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Trump Isn’t Using Full Power of Defense Production Act Because So Many U.S. Companies Helped? Emails Suggest Otherwise.

President Donald Trump on March 18th said he was invoking the Defense of Production Act (DPA) to make up for the nation’s shortcoming in critical medical supplies and equipment, only to renege on that declaration three days later. He claimed that U.S. companies had “stepped up” production on their own. Many were skeptical that the real reason Trump declined to invoke the DPA was not because private companies were meeting production demand but because organized business interests were aggressively lobbying the administration to avoid using the extraordinary federal power. The latter notion has been further supported by a State Department email obtained by Foreign Policy. It shows the administration has been desperately trying to purchase emergency medical equipment from foreign countries.

As previously reported by Law&Crime, the DPA imbues the president with broad authority to mobilize – or even coerce – the private sector to manufacture emergency materials for the purposes of America’s national defense and national security, including in cases of natural or man-caused disasters.

When asked why he hadn’t invoked the DPA during a March 21 press conference, President Trump said it was unnecessary because “we have so many companies making so many products – every product that you mentioned, plus ventilators and everything else” without government prompting.

“We have car companies – without having to use the act. If I don’t have to use – we have the act to use in case we need it. But we have so many things being made right now by so many – they’ve just stepped up,” Trump declared.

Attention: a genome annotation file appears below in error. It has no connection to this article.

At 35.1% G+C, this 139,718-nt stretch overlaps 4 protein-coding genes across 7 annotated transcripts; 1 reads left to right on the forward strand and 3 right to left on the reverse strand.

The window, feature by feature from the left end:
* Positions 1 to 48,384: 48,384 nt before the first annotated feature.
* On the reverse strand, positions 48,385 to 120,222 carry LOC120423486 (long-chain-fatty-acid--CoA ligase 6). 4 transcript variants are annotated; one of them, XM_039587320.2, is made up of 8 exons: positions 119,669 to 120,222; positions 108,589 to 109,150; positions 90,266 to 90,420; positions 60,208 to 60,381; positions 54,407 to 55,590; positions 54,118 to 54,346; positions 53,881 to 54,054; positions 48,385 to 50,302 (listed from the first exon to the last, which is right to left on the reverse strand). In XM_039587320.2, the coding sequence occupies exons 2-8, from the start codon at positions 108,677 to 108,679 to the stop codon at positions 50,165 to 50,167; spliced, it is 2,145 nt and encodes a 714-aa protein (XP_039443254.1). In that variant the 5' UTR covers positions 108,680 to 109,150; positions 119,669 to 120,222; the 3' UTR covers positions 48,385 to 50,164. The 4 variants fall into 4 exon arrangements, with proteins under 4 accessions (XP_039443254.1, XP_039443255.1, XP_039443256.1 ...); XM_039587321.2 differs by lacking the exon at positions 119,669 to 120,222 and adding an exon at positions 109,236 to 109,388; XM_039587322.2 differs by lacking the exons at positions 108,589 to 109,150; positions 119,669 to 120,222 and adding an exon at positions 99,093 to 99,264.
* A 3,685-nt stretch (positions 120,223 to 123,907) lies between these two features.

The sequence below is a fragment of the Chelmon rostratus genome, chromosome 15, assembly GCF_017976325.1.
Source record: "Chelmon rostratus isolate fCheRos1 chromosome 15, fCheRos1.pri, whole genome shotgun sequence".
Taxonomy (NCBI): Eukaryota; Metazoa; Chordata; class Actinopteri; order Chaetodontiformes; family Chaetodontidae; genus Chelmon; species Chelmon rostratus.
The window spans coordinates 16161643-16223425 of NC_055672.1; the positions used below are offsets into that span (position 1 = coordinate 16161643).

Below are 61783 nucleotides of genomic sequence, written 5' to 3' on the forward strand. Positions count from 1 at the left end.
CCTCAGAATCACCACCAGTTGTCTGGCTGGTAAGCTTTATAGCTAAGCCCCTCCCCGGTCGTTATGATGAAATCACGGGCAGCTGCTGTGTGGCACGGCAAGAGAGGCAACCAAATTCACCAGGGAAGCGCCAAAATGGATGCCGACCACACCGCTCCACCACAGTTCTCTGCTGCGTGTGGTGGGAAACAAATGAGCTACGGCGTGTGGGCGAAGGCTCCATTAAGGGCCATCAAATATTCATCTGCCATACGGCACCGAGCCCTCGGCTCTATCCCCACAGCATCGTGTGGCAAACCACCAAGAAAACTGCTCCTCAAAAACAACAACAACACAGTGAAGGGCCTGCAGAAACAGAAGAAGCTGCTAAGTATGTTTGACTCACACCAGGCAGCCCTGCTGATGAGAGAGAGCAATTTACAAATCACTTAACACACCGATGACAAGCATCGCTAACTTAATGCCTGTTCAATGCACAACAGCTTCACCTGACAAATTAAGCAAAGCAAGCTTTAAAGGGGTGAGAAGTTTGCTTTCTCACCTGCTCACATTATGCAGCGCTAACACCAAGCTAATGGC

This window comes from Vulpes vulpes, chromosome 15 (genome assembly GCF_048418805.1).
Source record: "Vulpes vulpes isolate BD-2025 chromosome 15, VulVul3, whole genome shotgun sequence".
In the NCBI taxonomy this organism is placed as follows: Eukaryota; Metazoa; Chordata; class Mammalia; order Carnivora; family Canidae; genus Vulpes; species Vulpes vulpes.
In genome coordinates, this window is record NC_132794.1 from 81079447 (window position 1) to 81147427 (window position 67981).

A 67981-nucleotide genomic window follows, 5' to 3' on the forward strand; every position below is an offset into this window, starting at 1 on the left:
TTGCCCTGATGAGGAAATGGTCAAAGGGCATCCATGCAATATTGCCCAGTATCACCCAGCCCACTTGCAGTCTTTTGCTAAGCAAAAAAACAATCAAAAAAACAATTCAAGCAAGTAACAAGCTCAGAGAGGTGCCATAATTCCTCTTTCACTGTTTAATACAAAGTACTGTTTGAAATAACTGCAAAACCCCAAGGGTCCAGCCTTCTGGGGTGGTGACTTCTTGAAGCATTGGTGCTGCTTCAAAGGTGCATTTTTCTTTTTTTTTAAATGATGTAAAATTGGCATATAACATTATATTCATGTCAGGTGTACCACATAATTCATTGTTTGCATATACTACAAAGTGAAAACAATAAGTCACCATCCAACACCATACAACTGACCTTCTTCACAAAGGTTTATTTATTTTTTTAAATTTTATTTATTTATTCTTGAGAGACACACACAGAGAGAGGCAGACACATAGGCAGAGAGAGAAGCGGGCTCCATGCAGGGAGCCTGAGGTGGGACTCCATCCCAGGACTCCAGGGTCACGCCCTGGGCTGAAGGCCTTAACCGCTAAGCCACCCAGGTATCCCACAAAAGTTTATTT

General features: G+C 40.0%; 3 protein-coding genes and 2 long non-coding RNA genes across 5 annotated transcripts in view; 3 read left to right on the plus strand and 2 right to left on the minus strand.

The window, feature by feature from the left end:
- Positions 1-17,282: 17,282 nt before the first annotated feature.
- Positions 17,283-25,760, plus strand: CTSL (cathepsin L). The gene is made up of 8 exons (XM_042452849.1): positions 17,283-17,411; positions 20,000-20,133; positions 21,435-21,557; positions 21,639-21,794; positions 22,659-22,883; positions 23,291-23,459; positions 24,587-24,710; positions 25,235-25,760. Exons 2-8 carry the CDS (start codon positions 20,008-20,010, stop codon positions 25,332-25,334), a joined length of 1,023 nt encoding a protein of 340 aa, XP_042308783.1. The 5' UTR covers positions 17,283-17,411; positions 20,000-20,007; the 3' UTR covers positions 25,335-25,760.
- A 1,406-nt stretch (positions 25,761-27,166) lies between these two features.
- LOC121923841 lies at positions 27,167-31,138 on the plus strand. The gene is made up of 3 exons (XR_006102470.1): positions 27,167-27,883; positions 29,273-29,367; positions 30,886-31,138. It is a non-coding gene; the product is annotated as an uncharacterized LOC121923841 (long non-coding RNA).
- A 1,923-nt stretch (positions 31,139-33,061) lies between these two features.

But while Trump was claiming that private sector companies were voluntarily filling the demand to produce emergency medical equipment, the State Department was telling its foreign bureaus to scour the globe (“minus Moscow”) to see if any countries would be willing to sell the same equipment to the United States.

“Trump’s third-ranking diplomat, David Hale, has asked all bureaus to report on what foreign countries would be able to sell ‘critical medical supplies and equipment’ to the United States, according to an internal State Department email sent to officials at embassies across Europe and Eurasia on March 22,” the report stated.

According to Foreign Policy, the email said that the U.S. “could seek to purchase many of these items in the hundreds of millions with purchases of higher end equipment such as ventilators in the hundreds of thousands.”

The report also stated that the State Department’s efforts revealed the U.S. to have inversed its position in the global scheme regarding foreign aid.

“Several diplomatic sources familiar with the matter say this new directive reflects a sharp reversal in traditional U.S. foreign-policy posture, as the State Department is now calling for help from countries including those the United States has delivered vital foreign assistance to for years,” the report said.

“The email comes from an official at the Office of U.S. Assistance to Europe, Eurasia, and Central Asia—an office that under normal circumstances coordinates delivering U.S. aid and assistance to countries in Europe and Eurasia, not the other way around.”

[Image via SAUL LOEB/AFP/Getty Images.]

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Jerry Lambe is a journalist at Law&Crime. He is a graduate of Georgetown University and New York Law School and previously worked in financial securities compliance and Civil Rights employment law.